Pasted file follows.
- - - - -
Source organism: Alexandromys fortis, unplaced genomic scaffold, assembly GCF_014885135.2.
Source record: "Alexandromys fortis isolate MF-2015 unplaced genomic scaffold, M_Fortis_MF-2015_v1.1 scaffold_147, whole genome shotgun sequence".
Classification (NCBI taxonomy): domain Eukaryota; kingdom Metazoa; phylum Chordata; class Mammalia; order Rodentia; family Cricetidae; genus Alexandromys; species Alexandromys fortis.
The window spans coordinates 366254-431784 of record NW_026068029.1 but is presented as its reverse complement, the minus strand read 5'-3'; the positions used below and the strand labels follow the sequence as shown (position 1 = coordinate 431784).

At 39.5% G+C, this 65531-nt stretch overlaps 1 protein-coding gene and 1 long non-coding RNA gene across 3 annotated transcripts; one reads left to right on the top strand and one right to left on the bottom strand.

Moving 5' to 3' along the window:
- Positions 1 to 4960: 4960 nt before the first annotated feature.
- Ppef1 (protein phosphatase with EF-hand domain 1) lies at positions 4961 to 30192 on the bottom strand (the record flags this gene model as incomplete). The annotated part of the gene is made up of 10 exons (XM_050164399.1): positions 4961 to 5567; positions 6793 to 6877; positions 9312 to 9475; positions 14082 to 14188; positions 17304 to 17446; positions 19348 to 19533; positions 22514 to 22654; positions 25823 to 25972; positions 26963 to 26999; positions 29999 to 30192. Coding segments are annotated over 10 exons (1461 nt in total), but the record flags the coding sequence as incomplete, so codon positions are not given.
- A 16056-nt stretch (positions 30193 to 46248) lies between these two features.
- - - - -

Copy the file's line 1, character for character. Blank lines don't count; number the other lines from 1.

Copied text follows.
Source organism: Alexandromys fortis, unplaced genomic scaffold, assembly GCF_014885135.2.